Emotional Resilience Blog from The Fear Course

The latest research, realisations and thinking in the world of emotional resilience, anxiety and fear reduction from around the world.

Your focus = your anxiety

Your focus = your anxiety

Sally really wants to get good grades because there is a job she really wants to do.
Bill wants to get good grades because he doesn't want to be unemployed when he leaves university.
Does it make a difference which motivations someone uses to get something done in terms of anxiety levels?

A question:

Do you tend to spend most of your daily life striving achieving positive goals or do you tend to find yourself doing things to avoid negative situations and outcomes?
Which of these two strategies motivates you to do things most of the time? It is worth keeping a note of which motivations you use during your normal week.

OK let me ask you another question

If a difficult situation arises what is your natural response?
a. Pretend it's not happening or try to avoid the situation?
b. Get in there and try to find out what's going on by exploring the issue?

and one more

Do you generally
a. Actively make things happen in your life?
b. React to things happening?

As you may well have guessed, these three questions are related - not only to each other but also how effective you re likely to be at regulating your own emotions and how much anxiety you suffer from.

Psychologists refer to this as Regulatory Focus (RF). Are you a positive goal focussed, always trying to achieve something kind of person or do you tend to be motivated to action largely to stop negative things happening?

Regulatory focus has been of interest to psychologists for a long time. A growing body of research in recent years has focussed on whether an individuals or teams Regulatory Focus has an impact on out health and in particular on things like anxiety, depression and recently whether our regulatory focus has an impact on our ability to regulate our own emotions.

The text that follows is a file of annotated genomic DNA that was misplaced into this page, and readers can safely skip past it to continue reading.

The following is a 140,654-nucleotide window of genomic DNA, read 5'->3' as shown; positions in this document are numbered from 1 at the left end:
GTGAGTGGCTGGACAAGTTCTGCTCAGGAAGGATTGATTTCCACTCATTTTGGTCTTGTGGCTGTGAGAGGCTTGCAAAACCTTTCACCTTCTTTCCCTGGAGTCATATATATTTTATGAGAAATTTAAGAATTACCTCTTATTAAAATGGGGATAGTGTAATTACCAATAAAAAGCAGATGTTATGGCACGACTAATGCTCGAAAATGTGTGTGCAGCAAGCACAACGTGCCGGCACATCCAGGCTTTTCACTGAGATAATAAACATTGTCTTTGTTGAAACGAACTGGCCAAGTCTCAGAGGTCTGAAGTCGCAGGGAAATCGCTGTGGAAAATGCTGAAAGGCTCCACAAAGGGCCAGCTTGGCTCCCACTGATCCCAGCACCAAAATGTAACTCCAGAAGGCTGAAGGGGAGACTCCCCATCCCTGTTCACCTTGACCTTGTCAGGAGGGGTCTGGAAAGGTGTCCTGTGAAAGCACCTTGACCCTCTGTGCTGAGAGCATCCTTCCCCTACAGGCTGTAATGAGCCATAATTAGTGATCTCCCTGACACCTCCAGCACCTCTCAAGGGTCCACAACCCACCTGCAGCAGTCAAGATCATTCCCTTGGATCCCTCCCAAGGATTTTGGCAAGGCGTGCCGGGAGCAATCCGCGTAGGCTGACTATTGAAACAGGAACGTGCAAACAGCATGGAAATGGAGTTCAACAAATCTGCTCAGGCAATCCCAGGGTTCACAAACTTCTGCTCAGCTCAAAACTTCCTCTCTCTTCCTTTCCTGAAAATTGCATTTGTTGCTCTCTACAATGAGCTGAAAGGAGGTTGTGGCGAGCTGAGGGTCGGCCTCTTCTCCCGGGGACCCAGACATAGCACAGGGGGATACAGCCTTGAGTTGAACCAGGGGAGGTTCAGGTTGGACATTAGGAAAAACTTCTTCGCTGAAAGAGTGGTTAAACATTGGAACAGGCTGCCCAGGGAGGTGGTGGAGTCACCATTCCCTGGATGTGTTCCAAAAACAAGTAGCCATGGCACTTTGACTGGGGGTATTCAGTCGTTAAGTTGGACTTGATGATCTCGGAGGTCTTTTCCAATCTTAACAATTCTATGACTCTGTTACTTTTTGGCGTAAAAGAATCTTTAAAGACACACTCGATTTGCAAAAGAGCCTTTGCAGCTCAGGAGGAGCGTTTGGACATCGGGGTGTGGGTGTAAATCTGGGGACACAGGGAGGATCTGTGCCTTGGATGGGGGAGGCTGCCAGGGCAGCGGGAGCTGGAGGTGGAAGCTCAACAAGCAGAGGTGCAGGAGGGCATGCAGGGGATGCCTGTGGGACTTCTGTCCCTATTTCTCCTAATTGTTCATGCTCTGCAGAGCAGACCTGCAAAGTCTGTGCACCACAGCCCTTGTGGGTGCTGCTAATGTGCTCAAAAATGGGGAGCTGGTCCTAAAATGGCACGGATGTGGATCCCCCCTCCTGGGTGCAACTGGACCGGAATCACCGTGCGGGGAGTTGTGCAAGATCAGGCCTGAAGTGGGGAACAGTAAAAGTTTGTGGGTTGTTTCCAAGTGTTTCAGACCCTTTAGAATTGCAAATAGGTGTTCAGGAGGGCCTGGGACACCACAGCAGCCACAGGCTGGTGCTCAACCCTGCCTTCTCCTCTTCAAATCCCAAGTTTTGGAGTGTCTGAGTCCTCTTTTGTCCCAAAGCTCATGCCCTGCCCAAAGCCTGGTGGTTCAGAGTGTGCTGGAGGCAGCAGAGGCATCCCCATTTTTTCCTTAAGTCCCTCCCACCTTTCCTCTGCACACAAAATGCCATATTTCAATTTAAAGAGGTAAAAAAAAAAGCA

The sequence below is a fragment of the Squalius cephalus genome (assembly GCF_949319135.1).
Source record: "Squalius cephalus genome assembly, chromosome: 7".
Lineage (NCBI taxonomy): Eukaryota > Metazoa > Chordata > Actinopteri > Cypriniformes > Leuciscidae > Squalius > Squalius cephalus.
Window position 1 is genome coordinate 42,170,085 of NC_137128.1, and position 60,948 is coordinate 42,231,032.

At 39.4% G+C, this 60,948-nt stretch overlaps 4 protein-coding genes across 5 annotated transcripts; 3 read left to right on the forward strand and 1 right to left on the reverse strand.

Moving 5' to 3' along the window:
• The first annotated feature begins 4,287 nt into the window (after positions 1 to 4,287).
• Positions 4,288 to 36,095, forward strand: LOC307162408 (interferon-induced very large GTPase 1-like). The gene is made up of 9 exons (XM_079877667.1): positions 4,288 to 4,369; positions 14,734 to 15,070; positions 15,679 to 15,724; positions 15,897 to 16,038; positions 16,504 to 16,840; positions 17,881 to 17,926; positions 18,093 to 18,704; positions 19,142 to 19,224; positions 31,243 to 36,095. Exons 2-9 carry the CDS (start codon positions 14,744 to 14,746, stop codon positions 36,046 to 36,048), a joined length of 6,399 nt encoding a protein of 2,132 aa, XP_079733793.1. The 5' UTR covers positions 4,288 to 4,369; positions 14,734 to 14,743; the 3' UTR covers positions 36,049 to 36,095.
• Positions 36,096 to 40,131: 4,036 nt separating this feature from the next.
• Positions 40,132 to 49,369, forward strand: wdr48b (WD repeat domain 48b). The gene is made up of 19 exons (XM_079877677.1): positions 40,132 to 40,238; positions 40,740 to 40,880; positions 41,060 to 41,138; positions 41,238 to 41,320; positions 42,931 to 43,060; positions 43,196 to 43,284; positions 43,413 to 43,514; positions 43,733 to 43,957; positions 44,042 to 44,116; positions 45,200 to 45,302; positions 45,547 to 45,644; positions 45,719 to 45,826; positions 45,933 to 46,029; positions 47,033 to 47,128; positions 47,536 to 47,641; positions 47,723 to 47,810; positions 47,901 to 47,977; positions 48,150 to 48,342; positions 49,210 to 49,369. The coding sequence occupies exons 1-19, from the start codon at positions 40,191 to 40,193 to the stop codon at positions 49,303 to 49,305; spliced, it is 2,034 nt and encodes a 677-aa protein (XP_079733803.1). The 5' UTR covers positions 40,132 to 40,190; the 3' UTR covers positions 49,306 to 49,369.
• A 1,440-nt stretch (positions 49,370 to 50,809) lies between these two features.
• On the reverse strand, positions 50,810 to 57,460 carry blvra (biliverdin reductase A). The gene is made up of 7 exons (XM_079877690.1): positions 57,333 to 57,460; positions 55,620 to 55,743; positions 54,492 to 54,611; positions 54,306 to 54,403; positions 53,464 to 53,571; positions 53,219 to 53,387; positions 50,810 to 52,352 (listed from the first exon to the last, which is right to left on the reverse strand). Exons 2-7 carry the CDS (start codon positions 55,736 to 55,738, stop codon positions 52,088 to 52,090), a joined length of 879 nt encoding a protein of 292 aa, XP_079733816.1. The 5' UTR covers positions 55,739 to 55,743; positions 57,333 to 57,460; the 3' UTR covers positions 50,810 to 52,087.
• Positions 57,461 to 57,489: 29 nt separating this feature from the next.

In a forthcoming paper colleagues at the University of Illinois led by Professor Florin Dolcos, investigated this very issue. Does our Regulatory Focus make any difference to our general levels of anxiety and our ability to regulate our emotions. They studied 179 healthy adults (110 women and 69 men) to look at their general levels of anxiety, what type of emotion regulation strategies they used when things got tough (which leads to Emotional Resilience) and their Regulatory Focus.
What the researchers found was that people with a positive goal oriented attitude who tend to explore and make things happen tend to to suffer significantly less anxiety and tend to have more effective emotion regulation strategies.

On the 15th August I will be running a LIVE online seminar called 'How we catch anxiety and fear and what to do about it'. I will be covering some of the latest research and ideas about the 'why' of anxiety and fear. The seminar is FREE but there are only100 places. If you would like to book a place simply leave your details below:

Confidence course signup

The seminar will be at 6pm UK (BST) (1pm EDT - 10AM PDT - 7PM CEST /SAST - 3AM AEST)

Llewellyn, N. Et Al (2013) Reappraisal and Suppression Mediate the Contribution of Regulatory Focus to Anxiety in Healthy Adults. Emotion May 2013 (First notice)

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